I write at home curled up on the couch with a cup of tea and my cats purring beside me. Sometimes they push my computer out of the way so they can sit on my lap and snooze while I awkwardly hold my computer against my knees to write. I let them, of course, because I’m a pushover when my cats are involved. Technically I can write almost anywhere—airports, coffee shops, libraries—but I’m most comfortable at home. I also scribble notes on characters, plotpoints, and worldbuilding during breaks at work and in the middle of the night. (Though in the middle of the night my handwriting is nearly unintelligible.)

What do you like to read in your non-writing time?

Science fiction and fantasy! I am a huge geek for dragons and magic, spaceships and tech. The escape it gives me is honestly priceless. I like high adventure stories with big (and small) stakes, but I also enjoy character-driven stories as well. It just depends on my mood at the time. 

What are the three books you’d take to a desert island? Why would you choose them?

Mm, my first pick would be Priory of the Orange Tree by Samantha Shannon since it’s such an epic story with so many varied characters and points of view. It’s also a thick book, which means it would take me a while to read if I got stranded there. Second I’d bring Becky Chambers’ novella To Be Taught, if Fortunate because her prose is beautiful and her characters try to see the good in each situation they’re put in, even when—and especially when—it gets tough. I feel like that kind of story would be super helpful in a desert situation. And finally, I’d probably bring a tropical island food book of some sort so I’d know what’s edible! Knowing me I’d probably snack on a poisonous plant…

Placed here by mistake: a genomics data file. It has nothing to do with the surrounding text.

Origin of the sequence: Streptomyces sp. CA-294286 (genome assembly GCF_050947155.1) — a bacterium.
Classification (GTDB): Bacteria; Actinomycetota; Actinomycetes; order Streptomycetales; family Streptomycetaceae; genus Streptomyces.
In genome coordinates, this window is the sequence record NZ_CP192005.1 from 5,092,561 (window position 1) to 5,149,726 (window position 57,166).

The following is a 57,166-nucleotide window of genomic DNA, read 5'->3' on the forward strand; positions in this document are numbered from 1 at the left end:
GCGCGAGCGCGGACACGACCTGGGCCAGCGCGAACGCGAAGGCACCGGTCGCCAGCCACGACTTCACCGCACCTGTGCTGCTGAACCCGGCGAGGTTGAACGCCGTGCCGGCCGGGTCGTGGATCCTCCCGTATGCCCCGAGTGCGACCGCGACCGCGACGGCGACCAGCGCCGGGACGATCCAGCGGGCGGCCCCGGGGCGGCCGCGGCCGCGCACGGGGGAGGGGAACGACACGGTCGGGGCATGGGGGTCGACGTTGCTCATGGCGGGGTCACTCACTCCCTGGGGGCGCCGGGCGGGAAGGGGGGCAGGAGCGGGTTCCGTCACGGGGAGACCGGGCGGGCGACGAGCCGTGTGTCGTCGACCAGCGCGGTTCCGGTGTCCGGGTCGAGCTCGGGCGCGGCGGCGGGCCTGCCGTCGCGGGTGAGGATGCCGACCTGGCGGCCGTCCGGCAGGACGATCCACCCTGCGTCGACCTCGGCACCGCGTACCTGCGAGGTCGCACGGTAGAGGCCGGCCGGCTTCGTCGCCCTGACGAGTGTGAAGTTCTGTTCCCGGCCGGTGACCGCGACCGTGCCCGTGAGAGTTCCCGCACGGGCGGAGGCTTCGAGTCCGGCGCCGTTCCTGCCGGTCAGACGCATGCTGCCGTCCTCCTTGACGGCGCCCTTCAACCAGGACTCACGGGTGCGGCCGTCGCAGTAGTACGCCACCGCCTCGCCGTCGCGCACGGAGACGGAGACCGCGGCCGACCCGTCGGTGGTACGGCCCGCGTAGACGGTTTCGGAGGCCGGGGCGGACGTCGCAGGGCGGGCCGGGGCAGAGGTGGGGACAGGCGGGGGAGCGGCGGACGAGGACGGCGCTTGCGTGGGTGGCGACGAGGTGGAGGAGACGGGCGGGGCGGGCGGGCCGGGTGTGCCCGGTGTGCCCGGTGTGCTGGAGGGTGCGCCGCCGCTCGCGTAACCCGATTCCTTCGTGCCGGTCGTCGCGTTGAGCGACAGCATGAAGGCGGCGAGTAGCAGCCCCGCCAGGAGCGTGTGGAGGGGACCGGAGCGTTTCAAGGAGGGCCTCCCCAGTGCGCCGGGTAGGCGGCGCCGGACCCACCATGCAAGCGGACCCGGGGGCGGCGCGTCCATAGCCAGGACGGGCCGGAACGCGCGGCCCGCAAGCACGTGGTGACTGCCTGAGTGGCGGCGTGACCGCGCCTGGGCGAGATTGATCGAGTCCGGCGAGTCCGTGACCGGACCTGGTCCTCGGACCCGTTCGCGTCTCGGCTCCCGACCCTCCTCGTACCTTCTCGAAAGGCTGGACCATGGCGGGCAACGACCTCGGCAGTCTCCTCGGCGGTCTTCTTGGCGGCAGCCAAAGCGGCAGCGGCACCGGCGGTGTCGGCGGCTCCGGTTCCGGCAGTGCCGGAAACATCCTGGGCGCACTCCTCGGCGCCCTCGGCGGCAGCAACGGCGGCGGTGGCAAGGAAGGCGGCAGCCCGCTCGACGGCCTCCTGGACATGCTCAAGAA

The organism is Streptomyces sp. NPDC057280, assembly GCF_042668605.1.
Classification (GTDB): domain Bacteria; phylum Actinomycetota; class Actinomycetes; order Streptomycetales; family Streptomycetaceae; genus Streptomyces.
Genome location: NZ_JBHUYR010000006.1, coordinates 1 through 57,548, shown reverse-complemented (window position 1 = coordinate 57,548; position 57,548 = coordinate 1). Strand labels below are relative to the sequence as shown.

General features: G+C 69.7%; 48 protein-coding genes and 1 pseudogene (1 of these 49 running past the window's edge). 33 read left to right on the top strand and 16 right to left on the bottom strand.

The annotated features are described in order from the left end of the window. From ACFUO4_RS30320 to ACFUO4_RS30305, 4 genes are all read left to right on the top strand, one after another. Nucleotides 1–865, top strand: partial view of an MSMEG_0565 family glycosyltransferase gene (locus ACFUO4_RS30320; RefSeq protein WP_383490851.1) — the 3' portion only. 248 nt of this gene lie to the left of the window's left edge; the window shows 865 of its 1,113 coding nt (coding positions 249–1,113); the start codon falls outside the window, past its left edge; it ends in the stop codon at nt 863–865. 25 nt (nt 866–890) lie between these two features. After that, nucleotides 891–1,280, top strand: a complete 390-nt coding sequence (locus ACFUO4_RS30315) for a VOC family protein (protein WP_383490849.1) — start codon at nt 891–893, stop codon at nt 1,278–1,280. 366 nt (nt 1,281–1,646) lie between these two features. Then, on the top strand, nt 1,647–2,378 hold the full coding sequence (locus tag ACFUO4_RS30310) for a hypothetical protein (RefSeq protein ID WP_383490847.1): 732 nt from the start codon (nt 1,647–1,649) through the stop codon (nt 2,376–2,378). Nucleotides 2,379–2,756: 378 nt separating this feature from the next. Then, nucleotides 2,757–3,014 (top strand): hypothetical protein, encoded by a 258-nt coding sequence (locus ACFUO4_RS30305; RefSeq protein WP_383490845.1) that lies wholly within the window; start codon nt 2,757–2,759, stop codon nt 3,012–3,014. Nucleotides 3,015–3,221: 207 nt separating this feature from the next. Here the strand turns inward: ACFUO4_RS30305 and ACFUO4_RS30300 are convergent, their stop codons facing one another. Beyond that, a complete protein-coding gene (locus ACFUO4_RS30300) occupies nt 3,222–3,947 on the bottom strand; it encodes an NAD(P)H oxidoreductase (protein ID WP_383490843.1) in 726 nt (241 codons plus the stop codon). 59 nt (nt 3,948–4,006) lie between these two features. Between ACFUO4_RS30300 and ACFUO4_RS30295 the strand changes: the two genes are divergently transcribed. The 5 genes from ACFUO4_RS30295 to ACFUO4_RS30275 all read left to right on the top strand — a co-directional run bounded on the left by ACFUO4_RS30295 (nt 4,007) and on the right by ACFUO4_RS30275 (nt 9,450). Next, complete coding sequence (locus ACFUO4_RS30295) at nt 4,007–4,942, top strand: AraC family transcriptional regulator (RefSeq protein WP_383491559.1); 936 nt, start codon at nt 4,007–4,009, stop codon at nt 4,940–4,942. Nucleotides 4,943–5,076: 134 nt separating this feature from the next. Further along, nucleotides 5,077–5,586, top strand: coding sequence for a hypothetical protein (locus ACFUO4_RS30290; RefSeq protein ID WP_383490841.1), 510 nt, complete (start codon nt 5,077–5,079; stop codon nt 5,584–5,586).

Writing is an intrinsically solo occupation. Do you belong to any groups or associations, either online or in the ‘real’ world? How does that work for you?